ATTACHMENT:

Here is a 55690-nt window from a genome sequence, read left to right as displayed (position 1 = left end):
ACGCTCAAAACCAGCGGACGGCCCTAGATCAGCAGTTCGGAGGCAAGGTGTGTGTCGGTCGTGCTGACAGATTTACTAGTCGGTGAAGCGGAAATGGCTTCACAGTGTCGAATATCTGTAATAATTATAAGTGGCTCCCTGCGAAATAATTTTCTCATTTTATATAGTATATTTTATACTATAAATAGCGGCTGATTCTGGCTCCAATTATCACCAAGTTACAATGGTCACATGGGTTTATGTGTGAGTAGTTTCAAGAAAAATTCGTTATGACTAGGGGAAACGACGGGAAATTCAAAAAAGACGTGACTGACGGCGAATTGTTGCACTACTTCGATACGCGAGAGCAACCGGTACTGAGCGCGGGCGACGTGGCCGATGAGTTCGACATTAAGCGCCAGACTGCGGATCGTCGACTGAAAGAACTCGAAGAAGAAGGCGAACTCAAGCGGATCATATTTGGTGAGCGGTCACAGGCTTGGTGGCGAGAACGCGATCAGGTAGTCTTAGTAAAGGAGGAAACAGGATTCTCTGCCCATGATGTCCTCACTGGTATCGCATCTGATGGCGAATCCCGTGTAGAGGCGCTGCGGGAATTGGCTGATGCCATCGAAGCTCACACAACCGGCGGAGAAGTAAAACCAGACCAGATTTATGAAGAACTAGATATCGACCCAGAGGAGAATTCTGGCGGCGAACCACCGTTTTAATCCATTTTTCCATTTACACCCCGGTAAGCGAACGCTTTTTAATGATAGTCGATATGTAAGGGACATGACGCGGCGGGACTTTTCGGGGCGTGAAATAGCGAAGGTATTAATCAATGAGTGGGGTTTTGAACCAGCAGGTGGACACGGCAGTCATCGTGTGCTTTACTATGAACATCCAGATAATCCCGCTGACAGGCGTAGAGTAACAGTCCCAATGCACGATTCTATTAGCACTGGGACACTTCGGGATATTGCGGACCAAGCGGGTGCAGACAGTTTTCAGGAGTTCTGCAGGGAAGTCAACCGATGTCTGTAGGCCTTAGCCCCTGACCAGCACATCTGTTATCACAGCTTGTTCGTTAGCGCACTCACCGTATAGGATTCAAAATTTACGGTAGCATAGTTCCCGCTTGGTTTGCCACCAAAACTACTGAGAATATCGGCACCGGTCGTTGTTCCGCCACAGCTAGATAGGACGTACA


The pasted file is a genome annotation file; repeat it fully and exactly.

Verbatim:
Here is a 55690-nt window from a genome sequence, read left to right as displayed (position 1 = left end):
ACGCTCAAAACCAGCGGACGGCCCTAGATCAGCAGTTCGGAGGCAAGGTGTGTGTCGGTCGTGCTGACAGATTTACTAGTCGGTGAAGCGGAAATGGCTTCACAGTGTCGAATATCTGTAATAATTATAAGTGGCTCCCTGCGAAATAATTTTCTCATTTTATATAGTATATTTTATACTATAAATAGCGGCTGATTCTGGCTCCAATTATCACCAAGTTACAATGGTCACATGGGTTTATGTGTGAGTAGTTTCAAGAAAAATTCGTTATGACTAGGGGAAACGACGGGAAATTCAAAAAAGACGTGACTGACGGCGAATTGTTGCACTACTTCGATACGCGAGAGCAACCGGTACTGAGCGCGGGCGACGTGGCCGATGAGTTCGACATTAAGCGCCAGACTGCGGATCGTCGACTGAAAGAACTCGAAGAAGAAGGCGAACTCAAGCGGATCATATTTGGTGAGCGGTCACAGGCTTGGTGGCGAGAACGCGATCAGGTAGTCTTAGTAAAGGAGGAAACAGGATTCTCTGCCCATGATGTCCTCACTGGTATCGCATCTGATGGCGAATCCCGTGTAGAGGCGCTGCGGGAATTGGCTGATGCCATCGAAGCTCACACAACCGGCGGAGAAGTAAAACCAGACCAGATTTATGAAGAACTAGATATCGACCCAGAGGAGAATTCTGGCGGCGAACCACCGTTTTAATCCATTTTTCCATTTACACCCCGGTAAGCGAACGCTTTTTAATGATAGTCGATATGTAAGGGACATGACGCGGCGGGACTTTTCGGGGCGTGAAATAGCGAAGGTATTAATCAATGAGTGGGGTTTTGAACCAGCAGGTGGACACGGCAGTCATCGTGTGCTTTACTATGAACATCCAGATAATCCCGCTGACAGGCGTAGAGTAACAGTCCCAATGCACGATTCTATTAGCACTGGGACACTTCGGGATATTGCGGACCAAGCGGGTGCAGACAGTTTTCAGGAGTTCTGCAGGGAAGTCAACCGATGTCTGTAGGCCTTAGCCCCTGACCAGCACATCTGTTATCACAGCTTGTTCGTTAGCGCACTCACCGTATAGGATTCAAAATTTACGGTAGCATAGTTCCCGCTTGGTTTGCCACCAAAACTACTGAGAATATCGGCACCGGTCGTTGTTCCGCCACAGCTAGATAGGACGTACA